jews

This is the highest number of incidents the organization has recorded since 1982.
Incidents involving Muslims more than doubled between 2016 and 2017.
Very sadly, large numbers of Canadians are turning their backs on the principles and values I hold dear, the principles and values of which I am so proud. The principles and values that paved the way for my family, and so many others, to have that better life they craved.
Two year-end surveys of Canadians, respectively conducted by Forum Research Group and by Abacus, provide some potentially useful insights into the relationship between discrimination and prejudice. The surveys remind us that prejudice is uneven, and that some groups are viewed less favourably than others.
When stigma is attached to a community, there appear fewer persons ready to come to the defence of the targeted group. In part, members of other communities see such support as a partisan issue. Others fear that such defence will result in their being associated with the group that is deemed unpopular.
Even those Canadians reporting the highest knowledge about immigration history believe we have always been welcoming.
Trump's scapegoating of Muslims, Hispanics, blacks and other "others" for political gain is exposing a racist ugliness, and dangerously inflaming it. Who knows how big the fire might get? "Never forget" became a Jewish slogan in hopes our collective memory might prevent another Holocaust, but also because we can't forget. It defines us. So as hard as it is to hear Hitler's name all over the news, let it at least remind us why we must stop Trump and all leaders who traffic in racism and xenophobia before such hate defines anyone else.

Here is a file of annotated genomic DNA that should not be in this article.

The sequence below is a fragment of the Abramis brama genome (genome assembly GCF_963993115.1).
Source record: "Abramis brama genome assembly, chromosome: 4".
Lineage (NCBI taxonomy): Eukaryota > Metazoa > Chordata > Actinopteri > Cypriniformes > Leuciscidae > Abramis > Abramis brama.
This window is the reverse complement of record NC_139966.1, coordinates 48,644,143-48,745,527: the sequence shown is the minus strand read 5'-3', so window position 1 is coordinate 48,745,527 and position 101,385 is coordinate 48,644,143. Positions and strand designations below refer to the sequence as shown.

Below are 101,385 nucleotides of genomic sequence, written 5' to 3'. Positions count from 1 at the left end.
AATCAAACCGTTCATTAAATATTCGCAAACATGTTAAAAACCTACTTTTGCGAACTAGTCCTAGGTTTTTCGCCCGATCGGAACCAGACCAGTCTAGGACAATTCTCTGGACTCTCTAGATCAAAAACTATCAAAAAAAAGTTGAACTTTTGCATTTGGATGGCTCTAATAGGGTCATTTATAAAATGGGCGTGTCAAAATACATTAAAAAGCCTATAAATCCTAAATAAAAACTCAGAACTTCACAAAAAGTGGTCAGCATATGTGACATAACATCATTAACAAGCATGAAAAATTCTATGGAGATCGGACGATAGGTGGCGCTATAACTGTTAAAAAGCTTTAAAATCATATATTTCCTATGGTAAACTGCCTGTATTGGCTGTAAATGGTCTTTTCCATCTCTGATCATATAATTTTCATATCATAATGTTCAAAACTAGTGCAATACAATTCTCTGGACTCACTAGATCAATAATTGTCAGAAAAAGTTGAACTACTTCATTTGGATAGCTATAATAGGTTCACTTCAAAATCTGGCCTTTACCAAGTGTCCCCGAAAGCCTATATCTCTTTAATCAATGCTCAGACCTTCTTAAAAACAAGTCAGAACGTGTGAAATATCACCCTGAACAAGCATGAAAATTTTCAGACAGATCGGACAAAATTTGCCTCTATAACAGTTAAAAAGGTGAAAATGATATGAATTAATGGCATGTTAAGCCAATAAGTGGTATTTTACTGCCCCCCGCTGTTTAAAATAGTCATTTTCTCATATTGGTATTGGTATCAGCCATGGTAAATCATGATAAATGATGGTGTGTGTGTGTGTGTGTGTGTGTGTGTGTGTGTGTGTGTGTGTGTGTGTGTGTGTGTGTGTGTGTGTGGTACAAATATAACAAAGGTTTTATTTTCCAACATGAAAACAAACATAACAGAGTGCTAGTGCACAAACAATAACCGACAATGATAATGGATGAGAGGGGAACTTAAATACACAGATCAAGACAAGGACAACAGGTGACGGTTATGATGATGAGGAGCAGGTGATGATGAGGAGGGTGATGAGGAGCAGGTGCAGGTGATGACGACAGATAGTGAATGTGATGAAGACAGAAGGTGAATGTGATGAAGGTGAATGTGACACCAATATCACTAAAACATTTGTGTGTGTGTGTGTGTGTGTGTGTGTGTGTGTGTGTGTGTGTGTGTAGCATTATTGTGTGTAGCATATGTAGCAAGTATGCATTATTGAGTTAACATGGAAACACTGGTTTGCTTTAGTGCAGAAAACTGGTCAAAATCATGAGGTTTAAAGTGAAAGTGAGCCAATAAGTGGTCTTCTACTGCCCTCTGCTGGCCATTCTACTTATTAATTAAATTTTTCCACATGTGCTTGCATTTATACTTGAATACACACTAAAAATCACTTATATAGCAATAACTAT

We have every right to ignore the BDS campaign -- as most of us do. But if we are not going to help Palestinians, the least we can do is allow for peaceful protest and grassroots organisation. We must break from the all too common policy of protecting the strong while denigrating the weak.
In Canada, the term assimilation is especially unpopular. It's associated with painful events in the country's history. But the country's proponents of forced assimilation often underestimated the inevitability of resistance on the part of their targets. The lessons of our history seem lost on many Canadians as it's surprising to learn how many endorse making "others" like "them." Paradoxically, several Canadians that continue to fear assimilation are amongst those most apt to believe that their own cultural survival depends others assimilating.
Since the jihadist terrorist assault on Paris, the most glaring double standard has come into view. It seems that while the victims in France have our sympathy and concern, the Jews murdered by Arabs in Jerusalem and other cities in Israel do not.